TrekFest Tenuto Presentation on Meyer
Speaking of Iowa, next week (June 26-27) is the annual TrekFest in Riverside, Iowa which is about 20 minutes from the University of Iowa, and TrekMovie’s own me (John) will be presenting rare Star Trek photos from the The Papers of Nicholas Meyer Collection before introducing stars Walter Koenig, Nichelle Nichols, and George Takei on June 27th.

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First! How cool – great director.

I like Nicholas Meyer and his work. He’s a very interesting story teller who isn’t afraid to talk about his works, but like a respectable magician, he doesn’t give away too much information.

Nicolas Meyer-
“Sound dominates picture. There are no exceptions.”

GREAT excerpt from the book. Among the most thoughtful and interesting pieces I’ve read about the actors, approaches, and characters.

“Nimoy had long since figured out how to play Spock. “I never played Spock as a man with no emotions,” he explained to me early on. “On the contrary, I always played him as a man of deep passions who was continually struggling to keep them in check.”

I didn’t need to say a word”

Seems like most everyone knew better than to tell Nimoy how to play his character.

Wonderful stuff on directing Shatner.

A shame NM didn’t become more ubiquitous in Hollywood as a writer/director. We got him for 3 Trek films, and we’re fortunate.

“…and finally answers the long-pondered question of whether Khan’s chiseled chest is truly that of Ricardo Montalban….”

That was answered in Nimoy’s autobiography, “I Am Spock”, in the section on TWOK. x3

YES, HIS PECS ARE REAL. Really.

I will definitely have to at least flip through this. Looks really fascinating. =)

Would’ve been interesting to see his version of StarTrek09, or at least hear what he would’ve done. I’ve always thought that VI is one of the best, but if he’d been given a budget like JJ’s, I can’t imagine how great it would have been, let alone what he could do with today’s tech.

Gene L. Coon was a U. S. Marine. Stand at ease.

Interesting, but much of this is mentioned in his commentary on the DVD. I am more interested in his IV and VI comments. Haven’t seen those.

Have to say that, while I enjoyed VI. I didn’t love it. Some of the politics was a bit heavy handed. The whole “this president is not above the law” is a real doozie. Wow! He’s not a bad gut like that Nixon! We get it. The idea of Kirk being Nixon going to China was brilliant, and sufficient. And the pompous-ass military guys were a bit too over the top. I find gross stereotyping of “hardline-nincompoop-military-bad-guys-that-want-to-take-over-the-world-unless-their-civilian-betters-keep-them-in-check” trite. How great would it have been to have a character more like Dryden from Lawrence of Arabia? The world weary but wise diplomat hiding his cynicism behind some solid realpolitik and advice? Memo to JJ for the next one: Kirk encounters a Federation version of this character.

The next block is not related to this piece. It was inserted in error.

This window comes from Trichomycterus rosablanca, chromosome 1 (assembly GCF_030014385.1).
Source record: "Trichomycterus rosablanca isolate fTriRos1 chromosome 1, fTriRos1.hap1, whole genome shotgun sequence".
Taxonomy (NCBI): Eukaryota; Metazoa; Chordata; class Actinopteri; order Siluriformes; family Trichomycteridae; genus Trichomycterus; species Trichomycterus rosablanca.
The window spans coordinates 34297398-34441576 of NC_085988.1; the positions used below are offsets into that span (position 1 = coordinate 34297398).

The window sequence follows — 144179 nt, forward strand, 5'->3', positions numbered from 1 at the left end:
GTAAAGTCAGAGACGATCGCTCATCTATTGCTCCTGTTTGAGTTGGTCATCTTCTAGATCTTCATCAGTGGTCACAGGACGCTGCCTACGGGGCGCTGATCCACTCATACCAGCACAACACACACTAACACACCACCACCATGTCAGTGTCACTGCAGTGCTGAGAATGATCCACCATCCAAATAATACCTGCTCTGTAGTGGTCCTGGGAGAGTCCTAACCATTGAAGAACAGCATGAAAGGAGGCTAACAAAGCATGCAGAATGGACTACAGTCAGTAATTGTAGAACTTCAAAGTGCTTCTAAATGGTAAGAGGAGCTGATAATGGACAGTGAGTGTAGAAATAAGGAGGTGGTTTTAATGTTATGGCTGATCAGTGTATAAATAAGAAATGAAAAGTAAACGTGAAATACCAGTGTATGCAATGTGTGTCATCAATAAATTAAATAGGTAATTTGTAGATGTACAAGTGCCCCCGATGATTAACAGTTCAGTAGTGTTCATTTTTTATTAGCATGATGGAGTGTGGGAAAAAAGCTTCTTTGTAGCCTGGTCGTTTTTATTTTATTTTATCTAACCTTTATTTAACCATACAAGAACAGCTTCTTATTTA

And I thought the ending went too fast. I would have liked to spend a bit more time on the bridge one last time.

Interesting, could be a good read :)

I have a hunch he probably enjoyed the newest movie, for the same reason(s) Star Trek 2 worked so well. Can never say for sure, though.

I always loved his commentaries in the DVD directors edition. I always felt like they needed to give him more time to tell the stories.

Big budgets usually are not the whole story in the end. It is ironic (at least to me) that the film that cost the least of the entire series is probably the most beloved… and in a lot of ways, I feel today’s mega-hundred millions of $$ budget movie directors/producers could learn a thing or two from the likes of Mr. Meyer.

For my money, I will still take STTMP for Gene’s vision, but for pure action and excitement both TWOK and ST09 are hard to beat.

I’ll look forward to reading Meyer’s remarks. If he writes prose as well as dialogue and as he directs, this read should be.. dare I say it? …. fascinating.

What I’ve heard of his TWOK DVD commentary was brilliant. I may have to check this book out…

The Wild Man of Borneo

#10